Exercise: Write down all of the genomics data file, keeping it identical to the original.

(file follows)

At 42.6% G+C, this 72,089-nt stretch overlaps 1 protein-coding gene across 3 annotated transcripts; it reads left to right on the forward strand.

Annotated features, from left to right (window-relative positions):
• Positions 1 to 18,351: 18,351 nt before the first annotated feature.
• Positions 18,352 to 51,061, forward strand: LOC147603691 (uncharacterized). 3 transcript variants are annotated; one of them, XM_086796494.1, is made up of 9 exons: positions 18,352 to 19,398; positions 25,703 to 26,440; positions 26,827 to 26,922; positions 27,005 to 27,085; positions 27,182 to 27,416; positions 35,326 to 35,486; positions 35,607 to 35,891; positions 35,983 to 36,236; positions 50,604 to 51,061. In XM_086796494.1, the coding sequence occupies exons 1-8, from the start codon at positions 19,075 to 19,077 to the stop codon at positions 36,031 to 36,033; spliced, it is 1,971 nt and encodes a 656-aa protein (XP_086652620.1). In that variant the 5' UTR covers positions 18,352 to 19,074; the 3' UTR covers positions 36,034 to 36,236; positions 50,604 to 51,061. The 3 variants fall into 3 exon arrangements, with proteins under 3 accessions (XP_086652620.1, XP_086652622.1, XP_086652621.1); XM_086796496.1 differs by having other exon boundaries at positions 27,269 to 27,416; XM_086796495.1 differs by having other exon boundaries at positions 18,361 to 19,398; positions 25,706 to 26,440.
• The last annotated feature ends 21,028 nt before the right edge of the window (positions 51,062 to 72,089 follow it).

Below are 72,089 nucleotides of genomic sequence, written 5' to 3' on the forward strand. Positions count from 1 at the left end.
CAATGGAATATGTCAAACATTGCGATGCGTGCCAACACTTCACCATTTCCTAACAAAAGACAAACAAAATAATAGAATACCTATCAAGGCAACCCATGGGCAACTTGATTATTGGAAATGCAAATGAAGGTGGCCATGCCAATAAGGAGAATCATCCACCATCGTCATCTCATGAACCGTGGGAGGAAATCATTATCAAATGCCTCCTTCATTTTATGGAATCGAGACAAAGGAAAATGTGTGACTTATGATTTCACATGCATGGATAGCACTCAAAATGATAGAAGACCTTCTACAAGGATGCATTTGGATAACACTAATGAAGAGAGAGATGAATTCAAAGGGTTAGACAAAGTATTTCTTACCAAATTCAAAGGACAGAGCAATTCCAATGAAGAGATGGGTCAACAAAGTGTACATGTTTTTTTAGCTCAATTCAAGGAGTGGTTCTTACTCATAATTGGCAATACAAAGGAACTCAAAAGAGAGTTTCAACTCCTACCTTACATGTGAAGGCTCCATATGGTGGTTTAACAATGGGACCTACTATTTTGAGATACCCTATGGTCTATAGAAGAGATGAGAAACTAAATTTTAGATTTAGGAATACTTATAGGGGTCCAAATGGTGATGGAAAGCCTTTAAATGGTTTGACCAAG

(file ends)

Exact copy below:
At 42.6% G+C, this 72,089-nt stretch overlaps 1 protein-coding gene across 3 annotated transcripts; it reads left to right on the forward strand.

Annotated features, from left to right (window-relative positions):
• Positions 1 to 18,351: 18,351 nt before the first annotated feature.
• Positions 18,352 to 51,061, forward strand: LOC147603691 (uncharacterized). 3 transcript variants are annotated; one of them, XM_086796494.1, is made up of 9 exons: positions 18,352 to 19,398; positions 25,703 to 26,440; positions 26,827 to 26,922; positions 27,005 to 27,085; positions 27,182 to 27,416; positions 35,326 to 35,486; positions 35,607 to 35,891; positions 35,983 to 36,236; positions 50,604 to 51,061. In XM_086796494.1, the coding sequence occupies exons 1-8, from the start codon at positions 19,075 to 19,077 to the stop codon at positions 36,031 to 36,033; spliced, it is 1,971 nt and encodes a 656-aa protein (XP_086652620.1). In that variant the 5' UTR covers positions 18,352 to 19,074; the 3' UTR covers positions 36,034 to 36,236; positions 50,604 to 51,061. The 3 variants fall into 3 exon arrangements, with proteins under 3 accessions (XP_086652620.1, XP_086652622.1, XP_086652621.1); XM_086796496.1 differs by having other exon boundaries at positions 27,269 to 27,416; XM_086796495.1 differs by having other exon boundaries at positions 18,361 to 19,398; positions 25,706 to 26,440.
• The last annotated feature ends 21,028 nt before the right edge of the window (positions 51,062 to 72,089 follow it).

Below are 72,089 nucleotides of genomic sequence, written 5' to 3' on the forward strand. Positions count from 1 at the left end.
CAATGGAATATGTCAAACATTGCGATGCGTGCCAACACTTCACCATTTCCTAACAAAAGACAAACAAAATAATAGAATACCTATCAAGGCAACCCATGGGCAACTTGATTATTGGAAATGCAAATGAAGGTGGCCATGCCAATAAGGAGAATCATCCACCATCGTCATCTCATGAACCGTGGGAGGAAATCATTATCAAATGCCTCCTTCATTTTATGGAATCGAGACAAAGGAAAATGTGTGACTTATGATTTCACATGCATGGATAGCACTCAAAATGATAGAAGACCTTCTACAAGGATGCATTTGGATAACACTAATGAAGAGAGAGATGAATTCAAAGGGTTAGACAAAGTATTTCTTACCAAATTCAAAGGACAGAGCAATTCCAATGAAGAGATGGGTCAACAAAGTGTACATGTTTTTTTAGCTCAATTCAAGGAGTGGTTCTTACTCATAATTGGCAATACAAAGGAACTCAAAAGAGAGTTTCAACTCCTACCTTACATGTGAAGGCTCCATATGGTGGTTTAACAATGGGACCTACTATTTTGAGATACCCTATGGTCTATAGAAGAGATGAGAAACTAAATTTTAGATTTAGGAATACTTATAGGGGTCCAAATGGTGATGGAAAGCCTTTAAATGGTTTGACCAAG